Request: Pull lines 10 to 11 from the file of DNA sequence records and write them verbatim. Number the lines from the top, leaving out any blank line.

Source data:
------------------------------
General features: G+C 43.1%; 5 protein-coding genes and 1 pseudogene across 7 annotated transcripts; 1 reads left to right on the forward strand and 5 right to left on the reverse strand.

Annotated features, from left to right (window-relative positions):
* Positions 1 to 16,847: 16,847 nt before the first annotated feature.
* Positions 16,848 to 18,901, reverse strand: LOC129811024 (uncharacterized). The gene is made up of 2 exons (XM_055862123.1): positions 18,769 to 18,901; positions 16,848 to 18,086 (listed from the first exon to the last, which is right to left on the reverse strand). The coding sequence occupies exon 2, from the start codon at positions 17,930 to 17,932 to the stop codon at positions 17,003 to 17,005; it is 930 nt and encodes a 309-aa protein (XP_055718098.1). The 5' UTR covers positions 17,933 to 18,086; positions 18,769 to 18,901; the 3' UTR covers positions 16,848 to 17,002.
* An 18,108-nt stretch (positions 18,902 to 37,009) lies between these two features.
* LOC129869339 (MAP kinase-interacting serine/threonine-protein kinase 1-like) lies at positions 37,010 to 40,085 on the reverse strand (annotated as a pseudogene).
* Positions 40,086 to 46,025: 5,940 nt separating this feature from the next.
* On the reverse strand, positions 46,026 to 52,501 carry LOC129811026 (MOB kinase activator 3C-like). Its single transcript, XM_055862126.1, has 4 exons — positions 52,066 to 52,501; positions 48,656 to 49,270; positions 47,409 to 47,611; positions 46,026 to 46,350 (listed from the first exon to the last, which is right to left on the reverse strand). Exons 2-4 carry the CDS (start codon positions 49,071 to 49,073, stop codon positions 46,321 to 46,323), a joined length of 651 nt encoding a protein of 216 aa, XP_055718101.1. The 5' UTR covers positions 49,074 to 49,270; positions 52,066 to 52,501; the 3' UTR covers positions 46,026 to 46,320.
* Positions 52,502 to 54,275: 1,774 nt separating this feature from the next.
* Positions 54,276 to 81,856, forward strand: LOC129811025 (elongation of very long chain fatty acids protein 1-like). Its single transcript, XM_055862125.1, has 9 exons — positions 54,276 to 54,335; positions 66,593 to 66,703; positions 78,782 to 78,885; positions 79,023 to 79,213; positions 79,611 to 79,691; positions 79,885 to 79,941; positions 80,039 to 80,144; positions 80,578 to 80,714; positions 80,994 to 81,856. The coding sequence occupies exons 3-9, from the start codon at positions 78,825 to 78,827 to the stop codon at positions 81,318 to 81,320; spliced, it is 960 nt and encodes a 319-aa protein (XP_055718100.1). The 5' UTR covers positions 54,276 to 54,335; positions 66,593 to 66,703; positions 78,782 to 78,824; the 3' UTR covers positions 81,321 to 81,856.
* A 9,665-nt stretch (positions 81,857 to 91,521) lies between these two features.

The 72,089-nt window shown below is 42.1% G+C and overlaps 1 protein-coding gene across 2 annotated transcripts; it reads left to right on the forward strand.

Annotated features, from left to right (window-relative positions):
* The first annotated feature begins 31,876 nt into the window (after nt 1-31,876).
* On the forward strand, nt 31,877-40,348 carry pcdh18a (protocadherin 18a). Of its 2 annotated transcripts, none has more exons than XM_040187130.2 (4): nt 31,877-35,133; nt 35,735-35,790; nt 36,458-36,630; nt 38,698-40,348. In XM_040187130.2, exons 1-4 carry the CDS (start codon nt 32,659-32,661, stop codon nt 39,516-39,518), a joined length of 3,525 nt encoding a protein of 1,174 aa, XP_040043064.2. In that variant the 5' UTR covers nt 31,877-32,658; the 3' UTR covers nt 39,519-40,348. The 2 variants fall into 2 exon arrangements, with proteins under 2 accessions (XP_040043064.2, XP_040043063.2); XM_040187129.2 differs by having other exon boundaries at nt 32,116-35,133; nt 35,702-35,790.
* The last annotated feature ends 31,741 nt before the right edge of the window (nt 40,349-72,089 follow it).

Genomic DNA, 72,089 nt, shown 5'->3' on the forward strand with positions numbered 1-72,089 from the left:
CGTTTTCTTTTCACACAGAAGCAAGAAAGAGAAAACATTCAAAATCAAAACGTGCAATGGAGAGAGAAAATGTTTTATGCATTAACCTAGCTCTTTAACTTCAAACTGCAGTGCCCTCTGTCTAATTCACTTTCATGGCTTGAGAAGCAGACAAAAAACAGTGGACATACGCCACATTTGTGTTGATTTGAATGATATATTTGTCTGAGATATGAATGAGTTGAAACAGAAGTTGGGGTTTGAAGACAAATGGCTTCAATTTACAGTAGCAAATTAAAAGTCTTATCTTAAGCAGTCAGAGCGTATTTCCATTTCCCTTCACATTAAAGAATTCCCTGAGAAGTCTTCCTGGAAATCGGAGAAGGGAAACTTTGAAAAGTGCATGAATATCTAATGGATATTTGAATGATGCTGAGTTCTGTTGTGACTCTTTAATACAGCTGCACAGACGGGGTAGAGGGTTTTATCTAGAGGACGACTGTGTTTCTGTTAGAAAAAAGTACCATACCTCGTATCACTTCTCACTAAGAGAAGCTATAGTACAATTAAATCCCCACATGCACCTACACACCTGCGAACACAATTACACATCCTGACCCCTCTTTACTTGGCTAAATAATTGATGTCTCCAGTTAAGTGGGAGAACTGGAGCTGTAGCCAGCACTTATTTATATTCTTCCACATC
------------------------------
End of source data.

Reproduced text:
* Positions 54,276 to 81,856, forward strand: LOC129811025 (elongation of very long chain fatty acids protein 1-like). Its single transcript, XM_055862125.1, has 9 exons — positions 54,276 to 54,335; positions 66,593 to 66,703; positions 78,782 to 78,885; positions 79,023 to 79,213; positions 79,611 to 79,691; positions 79,885 to 79,941; positions 80,039 to 80,144; positions 80,578 to 80,714; positions 80,994 to 81,856. The coding sequence occupies exons 3-9, from the start codon at positions 78,825 to 78,827 to the stop codon at positions 81,318 to 81,320; spliced, it is 960 nt and encodes a 319-aa protein (XP_055718100.1). The 5' UTR covers positions 54,276 to 54,335; positions 66,593 to 66,703; positions 78,782 to 78,824; the 3' UTR covers positions 81,321 to 81,856.
* A 9,665-nt stretch (positions 81,857 to 91,521) lies between these two features.